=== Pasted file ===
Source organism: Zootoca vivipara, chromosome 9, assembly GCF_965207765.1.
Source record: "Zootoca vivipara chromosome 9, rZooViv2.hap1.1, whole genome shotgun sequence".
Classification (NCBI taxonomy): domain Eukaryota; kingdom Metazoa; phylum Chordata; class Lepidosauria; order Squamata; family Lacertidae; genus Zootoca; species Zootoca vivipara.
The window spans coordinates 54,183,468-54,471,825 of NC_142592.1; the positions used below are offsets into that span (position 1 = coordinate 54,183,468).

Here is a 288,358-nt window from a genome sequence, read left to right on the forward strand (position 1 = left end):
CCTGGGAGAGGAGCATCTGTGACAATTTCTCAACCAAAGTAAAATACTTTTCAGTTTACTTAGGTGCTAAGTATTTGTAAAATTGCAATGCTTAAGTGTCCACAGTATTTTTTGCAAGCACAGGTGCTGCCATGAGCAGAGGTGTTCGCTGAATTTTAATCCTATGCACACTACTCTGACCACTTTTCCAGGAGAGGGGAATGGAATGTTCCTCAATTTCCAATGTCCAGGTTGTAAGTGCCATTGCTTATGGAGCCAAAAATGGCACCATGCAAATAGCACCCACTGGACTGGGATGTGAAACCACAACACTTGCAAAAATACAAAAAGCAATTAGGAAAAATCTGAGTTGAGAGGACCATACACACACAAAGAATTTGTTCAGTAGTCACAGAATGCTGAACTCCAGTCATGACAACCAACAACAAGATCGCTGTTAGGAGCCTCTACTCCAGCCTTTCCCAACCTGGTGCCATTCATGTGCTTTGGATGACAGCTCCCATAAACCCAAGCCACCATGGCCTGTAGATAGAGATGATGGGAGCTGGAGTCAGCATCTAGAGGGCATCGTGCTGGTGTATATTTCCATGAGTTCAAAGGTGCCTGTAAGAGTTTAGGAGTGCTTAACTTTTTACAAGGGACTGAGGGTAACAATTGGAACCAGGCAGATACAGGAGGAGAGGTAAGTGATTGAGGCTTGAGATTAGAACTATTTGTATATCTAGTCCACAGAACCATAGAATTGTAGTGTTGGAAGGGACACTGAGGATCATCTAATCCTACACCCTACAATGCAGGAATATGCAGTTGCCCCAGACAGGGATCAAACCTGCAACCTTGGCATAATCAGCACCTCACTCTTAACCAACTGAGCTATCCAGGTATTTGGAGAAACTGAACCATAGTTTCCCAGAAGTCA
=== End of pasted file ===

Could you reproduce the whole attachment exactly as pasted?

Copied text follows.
Source organism: Zootoca vivipara, chromosome 9, assembly GCF_965207765.1.
Source record: "Zootoca vivipara chromosome 9, rZooViv2.hap1.1, whole genome shotgun sequence".
Classification (NCBI taxonomy): domain Eukaryota; kingdom Metazoa; phylum Chordata; class Lepidosauria; order Squamata; family Lacertidae; genus Zootoca; species Zootoca vivipara.
The window spans coordinates 54,183,468-54,471,825 of NC_142592.1; the positions used below are offsets into that span (position 1 = coordinate 54,183,468).

Here is a 288,358-nt window from a genome sequence, read left to right on the forward strand (position 1 = left end):
CCTGGGAGAGGAGCATCTGTGACAATTTCTCAACCAAAGTAAAATACTTTTCAGTTTACTTAGGTGCTAAGTATTTGTAAAATTGCAATGCTTAAGTGTCCACAGTATTTTTTGCAAGCACAGGTGCTGCCATGAGCAGAGGTGTTCGCTGAATTTTAATCCTATGCACACTACTCTGACCACTTTTCCAGGAGAGGGGAATGGAATGTTCCTCAATTTCCAATGTCCAGGTTGTAAGTGCCATTGCTTATGGAGCCAAAAATGGCACCATGCAAATAGCACCCACTGGACTGGGATGTGAAACCACAACACTTGCAAAAATACAAAAAGCAATTAGGAAAAATCTGAGTTGAGAGGACCATACACACACAAAGAATTTGTTCAGTAGTCACAGAATGCTGAACTCCAGTCATGACAACCAACAACAAGATCGCTGTTAGGAGCCTCTACTCCAGCCTTTCCCAACCTGGTGCCATTCATGTGCTTTGGATGACAGCTCCCATAAACCCAAGCCACCATGGCCTGTAGATAGAGATGATGGGAGCTGGAGTCAGCATCTAGAGGGCATCGTGCTGGTGTATATTTCCATGAGTTCAAAGGTGCCTGTAAGAGTTTAGGAGTGCTTAACTTTTTACAAGGGACTGAGGGTAACAATTGGAACCAGGCAGATACAGGAGGAGAGGTAAGTGATTGAGGCTTGAGATTAGAACTATTTGTATATCTAGTCCACAGAACCATAGAATTGTAGTGTTGGAAGGGACACTGAGGATCATCTAATCCTACACCCTACAATGCAGGAATATGCAGTTGCCCCAGACAGGGATCAAACCTGCAACCTTGGCATAATCAGCACCTCACTCTTAACCAACTGAGCTATCCAGGTATTTGGAGAAACTGAACCATAGTTTCCCAGAAGTCA